School choice as a method of school assignment was popularized beginning in the 1990’s as part of an education reform movement promising to improve the system through free-market approaches. Although it is hard to argue with the concept of allowing parents to choose the right educational environment for their child, choice, especially when it isn’t universally accessible, can negatively impact individual schools and the system as a whole.
School choice favors wealthier families due to the need for internet access and extra time to research and visit schools. And because transportation to and from school is not universally provided, school choice limits options for many families who can’t drive their children on a daily basis.
Additionally, while school choice is promoted as a way to opt-in to a school that a family might prefer, it is often used as a way to opt-out of the neighborhood school because families believe the school is “bad” or “underperforming.” The problem is that families are often basing these decisions on DPS’ rating system, which in some ways, is both inaccurate and incomplete.
School Rating System
Many parents rely heavily on the district’s school rating system known as the School Performance Framework (SPF) when choosing a school. However, SPF shows parents an incomplete picture of the school, leaving parents without much of the information that is valuable to them.
Unfortunately, the SPF is based largely on the results of standardized tests which correlate tightly with wealth and whiteness. So, while the SPF can tell you something about the overall student demographics at a school, it tells you very little about how any individual student will perform on state tests. Furthermore, there are many aspects of an education that are not captured in a standardized test including factors such as culturally responsive curriculum, school climate, authentic and empowered parent involvement, teacher-to-student ratio, and racial and ethnic representation of teachers. This information is neither part of the SPF nor easy to find. This results in parents opting out of a school without an accurate picture of how that school might serve their child.
Given that those with more existing advantage are more likely to make use of school choice, the incomplete nature of the school rating system results in more of those students leaving lower rated schools, often leaving behind the most vulnerable and marginalized students, resulting in even greater inequity for them.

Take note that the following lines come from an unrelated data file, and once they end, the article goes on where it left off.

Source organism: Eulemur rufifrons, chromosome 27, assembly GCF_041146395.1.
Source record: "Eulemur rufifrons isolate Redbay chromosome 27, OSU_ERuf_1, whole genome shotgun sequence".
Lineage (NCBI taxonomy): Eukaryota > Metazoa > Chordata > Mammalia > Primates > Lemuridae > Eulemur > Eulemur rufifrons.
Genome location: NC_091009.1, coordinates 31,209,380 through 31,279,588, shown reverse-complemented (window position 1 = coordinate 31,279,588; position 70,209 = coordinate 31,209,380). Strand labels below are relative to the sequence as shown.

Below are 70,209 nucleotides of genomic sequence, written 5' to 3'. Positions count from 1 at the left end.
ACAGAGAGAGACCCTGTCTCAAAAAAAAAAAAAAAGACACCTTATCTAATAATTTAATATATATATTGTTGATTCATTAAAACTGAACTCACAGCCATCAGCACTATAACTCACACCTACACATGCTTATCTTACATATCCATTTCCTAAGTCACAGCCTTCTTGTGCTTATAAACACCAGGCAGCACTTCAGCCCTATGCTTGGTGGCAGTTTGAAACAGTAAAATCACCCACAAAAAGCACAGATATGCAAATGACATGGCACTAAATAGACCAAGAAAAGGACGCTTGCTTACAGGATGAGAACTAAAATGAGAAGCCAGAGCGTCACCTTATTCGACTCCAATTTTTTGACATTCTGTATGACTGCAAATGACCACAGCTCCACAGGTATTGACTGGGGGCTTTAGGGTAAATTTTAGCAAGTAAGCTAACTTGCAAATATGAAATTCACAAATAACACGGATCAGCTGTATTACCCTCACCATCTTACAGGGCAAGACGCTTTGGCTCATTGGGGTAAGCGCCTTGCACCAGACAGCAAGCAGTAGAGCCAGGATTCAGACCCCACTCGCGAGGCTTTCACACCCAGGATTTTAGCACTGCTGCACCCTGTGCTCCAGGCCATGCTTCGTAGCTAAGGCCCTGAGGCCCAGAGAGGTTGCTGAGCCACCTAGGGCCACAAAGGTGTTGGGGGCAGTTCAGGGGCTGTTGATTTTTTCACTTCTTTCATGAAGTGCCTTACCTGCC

Student Based Budgeting
DPS allocates funding to schools according to a policy known as “Student Based Budgeting” (SBB). This means that schools receive funding based on the number of students enrolled. Under-enrolled schools thus receive less funding than those which are fully enrolled.
The district’s SBB formula recognizes that providing an equitable education to all kids requires different investments based on the needs of the students and allocates more funding for low-income students (those qualifying for free-or-reduced price lunch, or FRL), those with special learning needs, English language learners, or students identified as gifted and talented. Additionally, the district provides budgetary supplements for small schools, an acknowledgement of the challenge of fully staffing a school with low enrollment.
This approach to funding schools may seem fair – more kids require more funding and kids whom our educational system has traditionally struggled to serve need and deserve even more funding. But, in reality, the extra funds, largely allocated on a per-student basis, do not cover the actual need and the lack of economies of scale facing small schools is not mitigated by the small school supplements provided.
Outdated school boundaries, school choice, and a flawed school rating system, result in lower enrollment and thus lower associated resources that come with each student. This makes it even harder for under-enrolled schools to meet the educational needs of each child, leading to lower scores on the school rating system, fueling a cycle of eroding enrollment and funding.
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The video made possible in part by a grant from the Hayes Family Foundation